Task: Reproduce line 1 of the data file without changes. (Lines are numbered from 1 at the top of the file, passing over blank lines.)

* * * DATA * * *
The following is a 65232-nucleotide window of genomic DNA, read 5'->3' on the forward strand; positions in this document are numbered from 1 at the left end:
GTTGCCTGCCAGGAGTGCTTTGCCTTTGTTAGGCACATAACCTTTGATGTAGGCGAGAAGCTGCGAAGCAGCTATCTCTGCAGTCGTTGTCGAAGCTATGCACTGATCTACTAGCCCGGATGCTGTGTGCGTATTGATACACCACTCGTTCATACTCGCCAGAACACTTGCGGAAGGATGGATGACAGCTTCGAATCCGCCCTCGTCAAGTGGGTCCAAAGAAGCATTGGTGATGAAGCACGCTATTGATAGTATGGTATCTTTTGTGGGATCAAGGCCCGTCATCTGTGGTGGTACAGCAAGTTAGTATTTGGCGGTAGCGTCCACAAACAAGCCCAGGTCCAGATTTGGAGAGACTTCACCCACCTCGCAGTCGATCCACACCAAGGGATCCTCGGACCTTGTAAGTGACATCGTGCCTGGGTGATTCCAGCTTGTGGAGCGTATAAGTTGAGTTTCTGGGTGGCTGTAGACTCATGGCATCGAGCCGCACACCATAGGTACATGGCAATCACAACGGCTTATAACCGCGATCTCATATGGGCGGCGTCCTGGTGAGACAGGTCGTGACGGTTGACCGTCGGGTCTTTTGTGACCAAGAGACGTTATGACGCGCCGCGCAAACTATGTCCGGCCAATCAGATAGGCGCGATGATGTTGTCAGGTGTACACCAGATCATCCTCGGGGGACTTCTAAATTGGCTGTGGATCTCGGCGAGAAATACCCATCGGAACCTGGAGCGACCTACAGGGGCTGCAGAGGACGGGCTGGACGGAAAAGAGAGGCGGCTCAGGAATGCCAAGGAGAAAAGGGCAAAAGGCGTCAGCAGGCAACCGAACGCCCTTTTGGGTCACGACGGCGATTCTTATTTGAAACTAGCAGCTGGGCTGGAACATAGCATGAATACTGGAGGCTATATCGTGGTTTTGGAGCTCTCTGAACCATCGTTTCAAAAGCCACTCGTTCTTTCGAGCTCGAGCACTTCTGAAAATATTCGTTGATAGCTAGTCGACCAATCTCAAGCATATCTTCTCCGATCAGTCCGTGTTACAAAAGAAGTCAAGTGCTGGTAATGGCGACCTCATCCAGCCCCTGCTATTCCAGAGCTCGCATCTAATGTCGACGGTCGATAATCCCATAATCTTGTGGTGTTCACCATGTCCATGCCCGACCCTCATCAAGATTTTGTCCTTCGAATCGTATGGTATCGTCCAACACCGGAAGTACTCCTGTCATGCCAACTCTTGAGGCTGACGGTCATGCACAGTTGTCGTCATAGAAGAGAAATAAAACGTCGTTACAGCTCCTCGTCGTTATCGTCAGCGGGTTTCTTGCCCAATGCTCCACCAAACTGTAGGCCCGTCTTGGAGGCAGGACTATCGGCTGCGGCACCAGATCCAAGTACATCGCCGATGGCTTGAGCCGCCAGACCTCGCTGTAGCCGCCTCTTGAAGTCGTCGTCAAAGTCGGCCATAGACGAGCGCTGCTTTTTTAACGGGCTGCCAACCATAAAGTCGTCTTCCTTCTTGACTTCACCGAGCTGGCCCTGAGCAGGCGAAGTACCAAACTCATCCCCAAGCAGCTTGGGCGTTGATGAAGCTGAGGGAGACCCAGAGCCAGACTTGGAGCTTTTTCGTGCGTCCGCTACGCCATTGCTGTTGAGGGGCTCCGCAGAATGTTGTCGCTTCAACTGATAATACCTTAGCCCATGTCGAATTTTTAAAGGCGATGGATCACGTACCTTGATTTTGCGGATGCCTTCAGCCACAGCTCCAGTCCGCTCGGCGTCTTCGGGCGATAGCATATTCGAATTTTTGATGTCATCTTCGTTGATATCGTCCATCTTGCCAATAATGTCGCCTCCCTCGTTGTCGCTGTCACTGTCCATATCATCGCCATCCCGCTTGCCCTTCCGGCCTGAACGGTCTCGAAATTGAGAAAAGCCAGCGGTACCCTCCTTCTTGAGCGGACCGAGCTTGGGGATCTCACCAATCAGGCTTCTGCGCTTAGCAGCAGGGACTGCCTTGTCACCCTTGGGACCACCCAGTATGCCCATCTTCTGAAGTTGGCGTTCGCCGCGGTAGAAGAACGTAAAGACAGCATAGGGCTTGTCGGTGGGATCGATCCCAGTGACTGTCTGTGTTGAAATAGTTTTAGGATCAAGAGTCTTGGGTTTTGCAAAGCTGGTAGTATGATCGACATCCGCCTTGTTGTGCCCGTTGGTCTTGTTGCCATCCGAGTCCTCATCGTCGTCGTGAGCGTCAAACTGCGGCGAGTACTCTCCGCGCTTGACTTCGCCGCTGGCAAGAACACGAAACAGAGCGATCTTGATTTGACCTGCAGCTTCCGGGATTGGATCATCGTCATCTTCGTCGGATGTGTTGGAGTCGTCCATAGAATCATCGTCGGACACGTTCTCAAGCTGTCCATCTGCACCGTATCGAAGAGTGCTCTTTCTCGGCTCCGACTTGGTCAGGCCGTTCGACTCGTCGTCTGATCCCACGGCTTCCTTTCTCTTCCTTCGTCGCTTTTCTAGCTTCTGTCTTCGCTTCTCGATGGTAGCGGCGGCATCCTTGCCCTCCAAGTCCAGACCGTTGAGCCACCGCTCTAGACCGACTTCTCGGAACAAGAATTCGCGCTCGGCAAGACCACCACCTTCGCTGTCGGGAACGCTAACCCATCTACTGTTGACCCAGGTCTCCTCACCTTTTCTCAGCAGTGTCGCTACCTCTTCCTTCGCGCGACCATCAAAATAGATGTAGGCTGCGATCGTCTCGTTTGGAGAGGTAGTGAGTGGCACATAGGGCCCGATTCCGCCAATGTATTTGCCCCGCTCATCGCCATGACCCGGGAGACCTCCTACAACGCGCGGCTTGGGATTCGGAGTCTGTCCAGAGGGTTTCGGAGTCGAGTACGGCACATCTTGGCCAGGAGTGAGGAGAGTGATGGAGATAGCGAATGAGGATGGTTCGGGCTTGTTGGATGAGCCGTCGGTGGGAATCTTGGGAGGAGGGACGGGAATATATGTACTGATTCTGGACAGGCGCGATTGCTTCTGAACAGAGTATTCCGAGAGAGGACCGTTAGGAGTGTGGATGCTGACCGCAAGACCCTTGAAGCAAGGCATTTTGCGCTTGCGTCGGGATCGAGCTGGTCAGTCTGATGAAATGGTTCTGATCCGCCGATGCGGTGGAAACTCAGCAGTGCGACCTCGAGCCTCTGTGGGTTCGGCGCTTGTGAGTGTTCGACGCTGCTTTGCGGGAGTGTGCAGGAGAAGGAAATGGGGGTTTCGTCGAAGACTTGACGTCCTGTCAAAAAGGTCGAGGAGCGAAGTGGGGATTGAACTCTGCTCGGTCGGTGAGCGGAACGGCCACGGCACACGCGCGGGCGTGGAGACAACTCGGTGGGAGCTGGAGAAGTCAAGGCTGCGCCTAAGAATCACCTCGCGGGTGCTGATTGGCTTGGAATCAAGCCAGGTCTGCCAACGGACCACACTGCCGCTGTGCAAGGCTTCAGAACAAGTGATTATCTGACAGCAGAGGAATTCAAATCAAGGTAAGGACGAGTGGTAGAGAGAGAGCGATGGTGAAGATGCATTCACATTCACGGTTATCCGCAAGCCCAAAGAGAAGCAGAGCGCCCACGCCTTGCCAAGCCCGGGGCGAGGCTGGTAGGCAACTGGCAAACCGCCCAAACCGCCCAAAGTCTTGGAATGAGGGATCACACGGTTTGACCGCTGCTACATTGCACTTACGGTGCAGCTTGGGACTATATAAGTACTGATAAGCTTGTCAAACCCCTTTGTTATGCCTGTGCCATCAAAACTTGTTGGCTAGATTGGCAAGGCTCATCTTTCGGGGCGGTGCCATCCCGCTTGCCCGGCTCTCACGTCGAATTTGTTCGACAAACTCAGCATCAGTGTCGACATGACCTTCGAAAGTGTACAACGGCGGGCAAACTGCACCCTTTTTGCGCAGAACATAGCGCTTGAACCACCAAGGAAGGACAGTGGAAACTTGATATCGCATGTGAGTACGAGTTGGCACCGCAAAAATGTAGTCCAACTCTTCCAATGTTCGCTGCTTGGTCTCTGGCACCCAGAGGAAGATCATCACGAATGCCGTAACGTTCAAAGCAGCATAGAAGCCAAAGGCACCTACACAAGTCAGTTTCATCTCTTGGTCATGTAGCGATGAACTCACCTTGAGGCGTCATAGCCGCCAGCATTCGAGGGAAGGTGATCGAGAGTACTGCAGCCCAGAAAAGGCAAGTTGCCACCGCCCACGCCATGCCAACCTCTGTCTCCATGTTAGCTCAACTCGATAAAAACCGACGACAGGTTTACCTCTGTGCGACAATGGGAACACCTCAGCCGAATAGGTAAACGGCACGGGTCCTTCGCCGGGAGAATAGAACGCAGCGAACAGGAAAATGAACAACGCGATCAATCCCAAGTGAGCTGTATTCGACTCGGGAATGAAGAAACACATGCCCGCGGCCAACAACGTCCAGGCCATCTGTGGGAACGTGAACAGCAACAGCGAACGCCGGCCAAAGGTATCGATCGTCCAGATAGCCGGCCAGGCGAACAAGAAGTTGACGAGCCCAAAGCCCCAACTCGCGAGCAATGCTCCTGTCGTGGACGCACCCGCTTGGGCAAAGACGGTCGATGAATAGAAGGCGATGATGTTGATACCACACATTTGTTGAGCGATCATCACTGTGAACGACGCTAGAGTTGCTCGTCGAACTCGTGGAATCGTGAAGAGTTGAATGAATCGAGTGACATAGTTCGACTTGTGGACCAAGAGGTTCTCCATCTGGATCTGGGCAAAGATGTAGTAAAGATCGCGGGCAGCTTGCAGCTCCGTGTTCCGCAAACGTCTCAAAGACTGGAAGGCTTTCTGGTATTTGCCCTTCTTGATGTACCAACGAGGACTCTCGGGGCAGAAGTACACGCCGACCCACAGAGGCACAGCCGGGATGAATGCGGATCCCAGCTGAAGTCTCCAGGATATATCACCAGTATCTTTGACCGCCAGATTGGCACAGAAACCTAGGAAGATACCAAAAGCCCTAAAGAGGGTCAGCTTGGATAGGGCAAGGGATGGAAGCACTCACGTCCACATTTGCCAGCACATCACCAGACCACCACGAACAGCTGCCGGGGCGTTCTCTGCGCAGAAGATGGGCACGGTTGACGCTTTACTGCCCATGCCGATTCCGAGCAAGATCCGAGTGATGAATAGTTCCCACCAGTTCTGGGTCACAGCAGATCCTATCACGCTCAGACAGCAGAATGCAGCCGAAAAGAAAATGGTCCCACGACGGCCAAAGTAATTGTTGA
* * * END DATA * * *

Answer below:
The following is a 65232-nucleotide window of genomic DNA, read 5'->3' on the forward strand; positions in this document are numbered from 1 at the left end: